By Ann Needle  

Brielle Parse (l) and Emmeline Weeks with Governor Charlie Baker at Project 351’s MLK service day.        Courtesy
Brielle Parse (l) and Emmeline Weeks with Governor Charlie Baker at Project 351’s MLK service day. Courtesy

Some friendships are just meant to be, regardless of distance or separate lives. This year, two teens from Stow and Maynard are putting their friendship to work for other students across Massachusetts. They are hoping that town residents will help through donations of clothing and supplies.

Stow’s Brielle Parse and Maynard’s Emmeline Weeks are involved this year in Project 351, a non-profit that promotes leadership skills and community service among teens selected from the state’s 351 cities and towns. Each year, Project 351 chooses one eighth grader from each town to participate in a community project over Martin Luther King Day weekend, with the option to sign on for service projects the rest of the year.

According to Weeks, the teens’ status as best friends dates back to a Stow Destination ImagiNation team, which Emmeline joined because Maynard was not sponsoring one. But Parse noted that, remarkably, the two did not find out they each were selected as their towns’ Project 351 ambassadors until they happened to attend a holiday party in December at a mutual friend’s house.

Project 351 reported that each ambassador is chosen by his or her school for their “exemplary ethic of service and demonstration of Project 351 values of humility, compassion, kindness, and generosity of spirit.”

Weeks said her teachers simply announced she had been selected. However, Parse said Hale asked for candidates to apply, requiring them to write an essay on why they wanted to be a part of Project 351.

For the MLK service day, Parse explained that she worked with a group coordinating several items for the Pine Street Inn, such as assembling hygiene kits and making scarfs. One of the day’s projects Weeks spoke of was her group’s visit to the Boston Green Academy charter school in Brighton. “These kids have been going to school in a building that’s falling around them,” so the group spent time painting 17 colorful murals on the school’s outdated walls, she said.

 Taking Service Home
Parse and Weeks decided to to pair up locally for Project 351’s spring service project. This focuses on Cradles to Crayons, a non-profit organization that aims to bring children in need the supplies that are essential to feeling warm and safe, and to learning. “The whole purpose is to get you to build your team and become a leader,” Parse remarked.

Weeks reported that much of this leadership practice focuses on learning how to gather other organizations and businesses in Stow and Maynard behind the team’s clothing drive for C2C. From March 25 to April 12, Parse and Weeks will be collecting new and (very) gently used clothing for infants through teens, along with arts and crafts supplies, throughout their towns. The list of items the pair is seeking includes clothes, coats, pajamas, art supplies, shoes, shirts, sweatshirts, t-shirts, and pants. Parse mentioned that there are other non-profits they will donate items to that C2C doesn’t need.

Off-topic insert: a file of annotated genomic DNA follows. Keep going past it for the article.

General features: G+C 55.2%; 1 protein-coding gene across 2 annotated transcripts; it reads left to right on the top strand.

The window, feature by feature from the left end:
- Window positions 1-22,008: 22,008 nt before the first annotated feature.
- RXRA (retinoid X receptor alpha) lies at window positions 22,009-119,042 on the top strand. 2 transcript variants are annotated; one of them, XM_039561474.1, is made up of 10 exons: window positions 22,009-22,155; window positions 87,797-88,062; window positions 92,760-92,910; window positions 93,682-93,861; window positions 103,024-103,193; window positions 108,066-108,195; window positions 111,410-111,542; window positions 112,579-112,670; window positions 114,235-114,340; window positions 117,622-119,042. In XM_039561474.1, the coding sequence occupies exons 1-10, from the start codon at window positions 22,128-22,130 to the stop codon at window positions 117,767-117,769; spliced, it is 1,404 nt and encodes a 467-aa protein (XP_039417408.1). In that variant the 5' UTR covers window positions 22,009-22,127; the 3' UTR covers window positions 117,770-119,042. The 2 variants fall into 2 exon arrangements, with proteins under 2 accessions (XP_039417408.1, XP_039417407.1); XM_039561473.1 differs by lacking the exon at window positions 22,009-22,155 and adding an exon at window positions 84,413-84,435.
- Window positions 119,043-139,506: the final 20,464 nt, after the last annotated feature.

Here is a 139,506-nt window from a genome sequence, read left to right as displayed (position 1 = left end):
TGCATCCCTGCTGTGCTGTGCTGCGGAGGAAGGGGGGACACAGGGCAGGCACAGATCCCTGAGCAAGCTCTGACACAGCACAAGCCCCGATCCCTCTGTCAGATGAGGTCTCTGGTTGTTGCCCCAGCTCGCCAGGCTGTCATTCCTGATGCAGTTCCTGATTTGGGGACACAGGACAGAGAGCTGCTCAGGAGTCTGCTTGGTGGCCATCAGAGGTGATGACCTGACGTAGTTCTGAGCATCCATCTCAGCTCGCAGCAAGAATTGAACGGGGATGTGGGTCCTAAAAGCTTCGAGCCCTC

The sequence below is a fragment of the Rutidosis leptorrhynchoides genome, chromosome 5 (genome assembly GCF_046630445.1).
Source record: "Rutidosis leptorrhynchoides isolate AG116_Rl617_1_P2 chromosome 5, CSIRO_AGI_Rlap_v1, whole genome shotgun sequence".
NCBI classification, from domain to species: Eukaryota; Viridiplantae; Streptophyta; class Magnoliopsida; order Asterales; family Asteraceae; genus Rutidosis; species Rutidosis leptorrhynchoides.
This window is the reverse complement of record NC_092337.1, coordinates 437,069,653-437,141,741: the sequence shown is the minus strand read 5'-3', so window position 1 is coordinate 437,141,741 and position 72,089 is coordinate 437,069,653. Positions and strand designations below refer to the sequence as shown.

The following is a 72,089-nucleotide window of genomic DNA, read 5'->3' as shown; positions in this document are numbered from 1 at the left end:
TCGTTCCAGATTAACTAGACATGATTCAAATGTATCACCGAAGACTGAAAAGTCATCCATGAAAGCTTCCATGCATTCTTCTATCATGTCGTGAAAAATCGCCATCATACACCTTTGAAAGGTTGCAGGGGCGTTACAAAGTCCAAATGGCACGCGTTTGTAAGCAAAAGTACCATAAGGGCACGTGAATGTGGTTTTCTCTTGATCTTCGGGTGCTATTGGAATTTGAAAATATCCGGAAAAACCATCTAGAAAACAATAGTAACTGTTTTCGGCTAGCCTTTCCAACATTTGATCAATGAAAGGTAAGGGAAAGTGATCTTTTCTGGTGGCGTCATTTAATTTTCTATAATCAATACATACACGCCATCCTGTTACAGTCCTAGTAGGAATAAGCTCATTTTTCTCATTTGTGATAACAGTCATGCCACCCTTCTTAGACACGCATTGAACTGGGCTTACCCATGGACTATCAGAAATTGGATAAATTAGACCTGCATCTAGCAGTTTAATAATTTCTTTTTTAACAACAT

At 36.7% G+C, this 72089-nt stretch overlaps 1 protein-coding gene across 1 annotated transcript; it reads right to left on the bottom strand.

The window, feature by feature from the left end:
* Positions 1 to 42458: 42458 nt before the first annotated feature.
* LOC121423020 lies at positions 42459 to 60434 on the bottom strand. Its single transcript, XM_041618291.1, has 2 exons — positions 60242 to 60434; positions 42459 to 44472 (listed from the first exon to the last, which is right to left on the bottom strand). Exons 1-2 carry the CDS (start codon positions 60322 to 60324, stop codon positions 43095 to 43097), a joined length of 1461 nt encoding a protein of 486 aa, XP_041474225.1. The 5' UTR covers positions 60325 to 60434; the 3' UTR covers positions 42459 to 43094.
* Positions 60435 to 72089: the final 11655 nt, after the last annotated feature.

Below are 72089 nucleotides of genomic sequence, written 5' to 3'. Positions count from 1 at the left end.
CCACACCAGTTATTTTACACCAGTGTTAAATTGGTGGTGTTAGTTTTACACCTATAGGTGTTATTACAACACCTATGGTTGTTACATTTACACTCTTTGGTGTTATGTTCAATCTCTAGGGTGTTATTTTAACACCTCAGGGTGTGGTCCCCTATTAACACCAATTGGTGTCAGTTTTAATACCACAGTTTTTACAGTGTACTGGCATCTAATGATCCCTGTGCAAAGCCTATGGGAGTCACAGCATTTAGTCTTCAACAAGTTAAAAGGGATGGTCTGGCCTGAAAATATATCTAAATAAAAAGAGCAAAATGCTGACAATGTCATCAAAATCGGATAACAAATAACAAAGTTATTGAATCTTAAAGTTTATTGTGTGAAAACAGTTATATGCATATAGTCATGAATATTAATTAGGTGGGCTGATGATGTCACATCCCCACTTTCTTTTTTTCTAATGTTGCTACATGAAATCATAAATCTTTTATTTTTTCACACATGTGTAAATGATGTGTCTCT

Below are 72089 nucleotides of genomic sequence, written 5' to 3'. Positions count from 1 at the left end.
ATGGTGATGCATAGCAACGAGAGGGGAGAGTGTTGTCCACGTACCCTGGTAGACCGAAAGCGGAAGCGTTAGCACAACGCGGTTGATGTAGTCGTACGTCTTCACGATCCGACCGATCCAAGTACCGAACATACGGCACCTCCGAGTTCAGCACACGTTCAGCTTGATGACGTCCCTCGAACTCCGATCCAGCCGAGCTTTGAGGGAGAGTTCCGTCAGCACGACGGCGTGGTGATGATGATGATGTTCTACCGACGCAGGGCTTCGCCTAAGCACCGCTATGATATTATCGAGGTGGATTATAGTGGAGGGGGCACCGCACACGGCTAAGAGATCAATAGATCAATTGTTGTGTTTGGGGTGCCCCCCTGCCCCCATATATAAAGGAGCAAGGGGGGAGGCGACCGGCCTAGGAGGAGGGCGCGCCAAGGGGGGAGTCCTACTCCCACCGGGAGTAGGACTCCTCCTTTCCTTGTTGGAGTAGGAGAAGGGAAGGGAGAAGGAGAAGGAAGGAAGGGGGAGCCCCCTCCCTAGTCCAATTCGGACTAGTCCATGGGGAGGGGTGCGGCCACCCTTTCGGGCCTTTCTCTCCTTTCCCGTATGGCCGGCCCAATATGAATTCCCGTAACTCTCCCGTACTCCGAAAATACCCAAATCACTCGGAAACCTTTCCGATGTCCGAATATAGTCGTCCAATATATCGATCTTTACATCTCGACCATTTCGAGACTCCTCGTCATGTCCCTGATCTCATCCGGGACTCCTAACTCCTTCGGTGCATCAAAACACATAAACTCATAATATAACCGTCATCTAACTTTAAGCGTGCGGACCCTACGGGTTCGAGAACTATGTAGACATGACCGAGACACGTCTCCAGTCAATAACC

Parse outlined how she involved the eighth grade homerooms at Hale in the project, with collection boxes placed in each of these rooms. The homeroom with the largest collection wins a prize. At her church (First Parish of Stow and Acton) Parse said she has a collection bin set up, and fellow Youth Group members pledged to help with sorting the items.

Another collection bin will be located at Miss Tricia’s Dance Studio in Maynard, where Parse noted she has been very active for years. With a number of the studio’s dance teams hoping to collect enough money to make it to a national competition this year, she is offering $100 from an anonymous donor to the team collecting the most items.

Weeks also is offering prize incentives to eighth grade homerooms at Maynard High School (which houses grades 8 through 12), and reported that she successfully obtained the backing of the school’s Student Council. The principals of all three Maynard schools also listed collection information on their online blogs. Several Maynard businesses and organizations have offered to put up bins, including the Boys & Girls Club of Assabet Valley, she said.

Parse mentioned that, after the year finished, she and Weeks can apply to be alumnae and work with other ambassadors in the area. Weeks recalled working with one Maynard alumni this year, who “spent four days folding clothes.”

In the nearer future, Weeks said the pair is planning to attend the Project 351 annual Leadership Reunion, which brings the year’s ambassadors together, usually at Gillette Stadium. As Weeks commented from the first-hand experience of meeting her best friend, “It’s also about meeting people from other towns.”